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dc.contributor.authorFry, Ryan A.
dc.date.accessioned2022-05-13T19:42:30Z
dc.date.available2022-05-13T19:42:30Z
dc.date.created2020
dc.date.issued
dc.date.submitted2020
dc.identifier.uri
dc.descriptionBibliography: leaves 87-96.en_US
dc.description.abstract<p>The Gospel of John alludes to a few key verses in Zechariah which pertain to the Temple. These are (1) Zechariah 6:11-13, which states the Messiah would “build the Temple,” (2) Zechariah 14:20-21, no ‘Canaanites’ will be in the Temple, (3) Zechariah 14:8, water will flow from the Temple and (4) Zechariah 13:1, water will flow from the House of David. These traces of Zecharian influence are soaked into the book, and are evident in texts such as John 2:1-22, 7:37-39, 19:34-37, and 20:7-9. The most notable of these, to be detailed herein, is located within John 2, which involves both the Temple-Cleansing (2:13-22) and the Story of Cana (2:1-11). And, other parts of Zechariah have influenced this Johannine temple-theme.</p><p>Authors such as Adam Kubiś, William Randolph Bynum, and J.J. Martinus Menken have already made progress in their contemporary research of these biblical accounts. Others, als 1 o, have formulated a number of insights pertaining to Johannine intertextuality, such Alicia Meyers and Bruce G. Schuchard’s <i>Abiding Words: The Use of Scriptures in the Gospel of John.</i> But, this treatise will expand upon their progress as it relates to Zechariah specifically and propose that certain facets of the Fourth Gospel rely upon sustained reference to Zechariah, particularly in regards to the Temple theme.</p><p>By the end of this paper, on both historical terms and in light of its literary context, I will show how Zechariah has been integrated into the Johannine text typologically, as a counter-narrative against both the synagogue community and the Zealots, each of whom rejected the claim ‘Jesus as Temple’ in favor of their own ‘literal’ theology which developed from their own circles of theological interpretation.</p><p>The mode used here to demonstrate such claims will be the method of intertextuality, which seeks to observe the literary nature of a text and dependent text.3 As I will further demonstrate, Zechariah 3:1-10, 6:11-13, 14:20-21, and 13:1/14:8 are most important to the Johannine conception. These passages and more borrowed from Zechariah are fundamental to the ‘Jesus as Temple’ theology developed in the Gospel of John. And the intertextual method of exegesis is both powerful and efficient to uncover them.</p>en_US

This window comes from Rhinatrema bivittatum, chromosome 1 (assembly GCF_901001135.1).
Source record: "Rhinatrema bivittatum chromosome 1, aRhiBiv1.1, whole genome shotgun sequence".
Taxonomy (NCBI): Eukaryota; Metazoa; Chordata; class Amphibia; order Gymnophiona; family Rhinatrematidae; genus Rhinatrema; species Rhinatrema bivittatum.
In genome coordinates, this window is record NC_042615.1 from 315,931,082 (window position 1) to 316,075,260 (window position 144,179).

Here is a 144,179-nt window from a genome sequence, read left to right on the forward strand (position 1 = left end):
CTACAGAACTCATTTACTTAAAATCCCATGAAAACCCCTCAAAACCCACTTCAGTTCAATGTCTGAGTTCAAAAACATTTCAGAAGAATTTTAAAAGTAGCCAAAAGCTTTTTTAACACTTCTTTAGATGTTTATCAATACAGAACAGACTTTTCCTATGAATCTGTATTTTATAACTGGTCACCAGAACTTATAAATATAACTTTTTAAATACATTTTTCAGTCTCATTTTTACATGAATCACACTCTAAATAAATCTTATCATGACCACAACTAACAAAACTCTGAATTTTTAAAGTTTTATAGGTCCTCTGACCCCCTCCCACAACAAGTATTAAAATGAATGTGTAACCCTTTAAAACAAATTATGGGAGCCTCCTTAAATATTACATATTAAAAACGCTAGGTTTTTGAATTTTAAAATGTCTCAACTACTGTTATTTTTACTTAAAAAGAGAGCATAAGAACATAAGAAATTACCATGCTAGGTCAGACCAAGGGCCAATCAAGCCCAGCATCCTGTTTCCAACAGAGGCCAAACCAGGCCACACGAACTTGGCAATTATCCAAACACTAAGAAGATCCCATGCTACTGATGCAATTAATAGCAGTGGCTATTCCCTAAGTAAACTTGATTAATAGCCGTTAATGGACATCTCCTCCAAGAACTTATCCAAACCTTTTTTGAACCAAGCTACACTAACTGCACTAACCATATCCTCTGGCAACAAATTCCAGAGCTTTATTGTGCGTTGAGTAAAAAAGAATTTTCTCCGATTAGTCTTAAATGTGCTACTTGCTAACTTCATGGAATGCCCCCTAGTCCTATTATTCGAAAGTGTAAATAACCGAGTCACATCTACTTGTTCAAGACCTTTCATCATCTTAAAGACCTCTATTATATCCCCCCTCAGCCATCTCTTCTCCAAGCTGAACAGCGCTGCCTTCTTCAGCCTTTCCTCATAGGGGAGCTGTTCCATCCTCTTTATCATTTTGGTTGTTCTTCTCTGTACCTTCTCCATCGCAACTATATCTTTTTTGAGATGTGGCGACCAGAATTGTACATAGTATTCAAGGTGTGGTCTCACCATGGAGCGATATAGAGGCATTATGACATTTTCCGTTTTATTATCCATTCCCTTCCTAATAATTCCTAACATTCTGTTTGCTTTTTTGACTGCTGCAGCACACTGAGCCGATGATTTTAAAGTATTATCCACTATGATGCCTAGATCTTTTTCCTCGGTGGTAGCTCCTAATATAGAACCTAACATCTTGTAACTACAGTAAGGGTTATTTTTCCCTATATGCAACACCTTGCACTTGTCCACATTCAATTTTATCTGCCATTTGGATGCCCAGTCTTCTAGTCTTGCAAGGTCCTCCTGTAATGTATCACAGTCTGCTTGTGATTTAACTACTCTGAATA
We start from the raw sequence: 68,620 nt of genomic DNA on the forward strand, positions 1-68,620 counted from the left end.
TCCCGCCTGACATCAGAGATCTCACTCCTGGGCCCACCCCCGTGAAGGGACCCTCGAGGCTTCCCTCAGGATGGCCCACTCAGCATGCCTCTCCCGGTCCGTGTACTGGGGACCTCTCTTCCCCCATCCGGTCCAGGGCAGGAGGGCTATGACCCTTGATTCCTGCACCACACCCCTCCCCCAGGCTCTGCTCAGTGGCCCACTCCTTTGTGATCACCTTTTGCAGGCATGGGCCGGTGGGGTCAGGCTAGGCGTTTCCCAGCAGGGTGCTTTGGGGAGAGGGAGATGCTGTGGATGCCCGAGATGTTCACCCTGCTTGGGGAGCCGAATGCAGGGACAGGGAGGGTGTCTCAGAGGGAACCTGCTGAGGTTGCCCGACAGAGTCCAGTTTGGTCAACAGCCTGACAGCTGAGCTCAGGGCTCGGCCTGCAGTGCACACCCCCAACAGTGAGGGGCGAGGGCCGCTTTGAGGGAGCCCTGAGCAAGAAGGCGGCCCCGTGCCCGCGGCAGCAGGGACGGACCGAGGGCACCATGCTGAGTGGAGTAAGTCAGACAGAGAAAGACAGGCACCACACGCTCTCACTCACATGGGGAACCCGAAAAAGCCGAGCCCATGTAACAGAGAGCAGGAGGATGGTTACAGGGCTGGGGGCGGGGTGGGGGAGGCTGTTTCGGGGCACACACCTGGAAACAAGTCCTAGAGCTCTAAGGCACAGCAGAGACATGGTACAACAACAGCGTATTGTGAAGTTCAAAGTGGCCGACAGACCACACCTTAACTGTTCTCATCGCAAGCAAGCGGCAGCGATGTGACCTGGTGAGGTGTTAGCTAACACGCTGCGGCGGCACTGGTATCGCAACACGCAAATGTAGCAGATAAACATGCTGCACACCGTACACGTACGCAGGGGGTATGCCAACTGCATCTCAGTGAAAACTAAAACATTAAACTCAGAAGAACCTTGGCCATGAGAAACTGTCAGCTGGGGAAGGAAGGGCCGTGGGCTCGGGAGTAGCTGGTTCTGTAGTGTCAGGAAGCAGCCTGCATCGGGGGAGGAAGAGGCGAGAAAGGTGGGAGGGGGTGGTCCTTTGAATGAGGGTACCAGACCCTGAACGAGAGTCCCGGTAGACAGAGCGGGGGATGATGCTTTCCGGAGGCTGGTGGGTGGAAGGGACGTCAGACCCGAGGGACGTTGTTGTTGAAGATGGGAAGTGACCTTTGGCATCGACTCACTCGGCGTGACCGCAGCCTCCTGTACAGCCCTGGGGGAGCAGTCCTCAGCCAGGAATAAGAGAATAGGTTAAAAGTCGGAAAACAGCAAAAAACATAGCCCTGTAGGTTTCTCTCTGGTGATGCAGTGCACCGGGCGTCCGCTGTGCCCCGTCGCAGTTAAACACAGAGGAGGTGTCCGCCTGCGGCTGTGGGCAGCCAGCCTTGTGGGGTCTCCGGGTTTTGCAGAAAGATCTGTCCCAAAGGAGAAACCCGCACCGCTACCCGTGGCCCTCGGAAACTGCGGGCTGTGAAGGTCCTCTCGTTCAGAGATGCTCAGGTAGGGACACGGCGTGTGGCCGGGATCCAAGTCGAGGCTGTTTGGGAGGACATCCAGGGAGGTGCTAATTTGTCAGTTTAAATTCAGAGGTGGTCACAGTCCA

dc.format.mimetypeapplication/pdf
dc.language.isoeng
dc.rightsinfo:eu-repo/semantics/closedAccess
dc.subject.lcshBible. John -- Criticism, interpretation, etc.en_US
dc.titleJesus as temple in the Gospel of John : an intertextual study of Zechariahen_US
dc.typeinfo:eu-repo/semantics/masterThesis
dcterms.accessRightsAccess limited to on-campus only.en_US
dcterms.dateAccepted2020
dcterms.extent96 leavesen_US
thesis.degree.nameMaster of Theologyen_US
thesis.degree.levelMastersen_US
thesis.degree.grantorWestern Theological Seminary (Holland, Mich.)en_US
thesis.degree.date2020
dc.type.dspaceResearch Paperen_US
local.schemaTypeThesisen_US

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